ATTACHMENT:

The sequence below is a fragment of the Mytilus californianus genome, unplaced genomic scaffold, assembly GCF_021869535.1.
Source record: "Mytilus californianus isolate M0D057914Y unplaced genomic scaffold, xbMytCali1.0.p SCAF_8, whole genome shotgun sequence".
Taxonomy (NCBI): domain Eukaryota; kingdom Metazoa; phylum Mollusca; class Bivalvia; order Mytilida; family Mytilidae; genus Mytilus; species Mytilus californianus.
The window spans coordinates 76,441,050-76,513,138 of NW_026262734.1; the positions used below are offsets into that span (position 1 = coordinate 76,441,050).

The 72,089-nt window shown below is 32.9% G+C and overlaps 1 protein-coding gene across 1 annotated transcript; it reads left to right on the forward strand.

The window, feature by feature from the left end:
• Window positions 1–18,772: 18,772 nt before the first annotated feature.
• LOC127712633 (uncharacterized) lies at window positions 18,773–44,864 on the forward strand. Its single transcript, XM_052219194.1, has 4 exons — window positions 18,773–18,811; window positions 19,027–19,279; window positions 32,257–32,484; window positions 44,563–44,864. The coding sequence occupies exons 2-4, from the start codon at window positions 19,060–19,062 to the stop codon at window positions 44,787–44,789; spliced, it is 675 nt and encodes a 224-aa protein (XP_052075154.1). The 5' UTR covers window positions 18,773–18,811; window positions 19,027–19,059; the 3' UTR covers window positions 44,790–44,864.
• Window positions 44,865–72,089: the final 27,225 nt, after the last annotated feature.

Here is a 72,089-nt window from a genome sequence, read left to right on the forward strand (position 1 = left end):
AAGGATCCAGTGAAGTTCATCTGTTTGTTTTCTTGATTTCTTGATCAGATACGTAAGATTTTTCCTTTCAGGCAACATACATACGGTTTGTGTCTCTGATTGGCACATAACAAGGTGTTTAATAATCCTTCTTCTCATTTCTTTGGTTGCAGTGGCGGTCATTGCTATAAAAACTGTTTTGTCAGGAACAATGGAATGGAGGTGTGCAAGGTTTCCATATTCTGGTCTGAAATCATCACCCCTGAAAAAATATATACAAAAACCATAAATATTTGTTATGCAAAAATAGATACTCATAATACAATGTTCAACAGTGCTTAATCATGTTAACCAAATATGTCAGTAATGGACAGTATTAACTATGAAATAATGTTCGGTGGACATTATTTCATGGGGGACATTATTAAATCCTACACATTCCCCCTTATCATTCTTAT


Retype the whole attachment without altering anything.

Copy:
The sequence below is a fragment of the Mytilus californianus genome, unplaced genomic scaffold, assembly GCF_021869535.1.
Source record: "Mytilus californianus isolate M0D057914Y unplaced genomic scaffold, xbMytCali1.0.p SCAF_8, whole genome shotgun sequence".
Taxonomy (NCBI): domain Eukaryota; kingdom Metazoa; phylum Mollusca; class Bivalvia; order Mytilida; family Mytilidae; genus Mytilus; species Mytilus californianus.
The window spans coordinates 76,441,050-76,513,138 of NW_026262734.1; the positions used below are offsets into that span (position 1 = coordinate 76,441,050).

The 72,089-nt window shown below is 32.9% G+C and overlaps 1 protein-coding gene across 1 annotated transcript; it reads left to right on the forward strand.

The window, feature by feature from the left end:
• Window positions 1–18,772: 18,772 nt before the first annotated feature.
• LOC127712633 (uncharacterized) lies at window positions 18,773–44,864 on the forward strand. Its single transcript, XM_052219194.1, has 4 exons — window positions 18,773–18,811; window positions 19,027–19,279; window positions 32,257–32,484; window positions 44,563–44,864. The coding sequence occupies exons 2-4, from the start codon at window positions 19,060–19,062 to the stop codon at window positions 44,787–44,789; spliced, it is 675 nt and encodes a 224-aa protein (XP_052075154.1). The 5' UTR covers window positions 18,773–18,811; window positions 19,027–19,059; the 3' UTR covers window positions 44,790–44,864.
• Window positions 44,865–72,089: the final 27,225 nt, after the last annotated feature.

Here is a 72,089-nt window from a genome sequence, read left to right on the forward strand (position 1 = left end):
AAGGATCCAGTGAAGTTCATCTGTTTGTTTTCTTGATTTCTTGATCAGATACGTAAGATTTTTCCTTTCAGGCAACATACATACGGTTTGTGTCTCTGATTGGCACATAACAAGGTGTTTAATAATCCTTCTTCTCATTTCTTTGGTTGCAGTGGCGGTCATTGCTATAAAAACTGTTTTGTCAGGAACAATGGAATGGAGGTGTGCAAGGTTTCCATATTCTGGTCTGAAATCATCACCCCTGAAAAAATATATACAAAAACCATAAATATTTGTTATGCAAAAATAGATACTCATAATACAATGTTCAACAGTGCTTAATCATGTTAACCAAATATGTCAGTAATGGACAGTATTAACTATGAAATAATGTTCGGTGGACATTATTTCATGGGGGACATTATTAAATCCTACACATTCCCCCTTATCATTCTTAT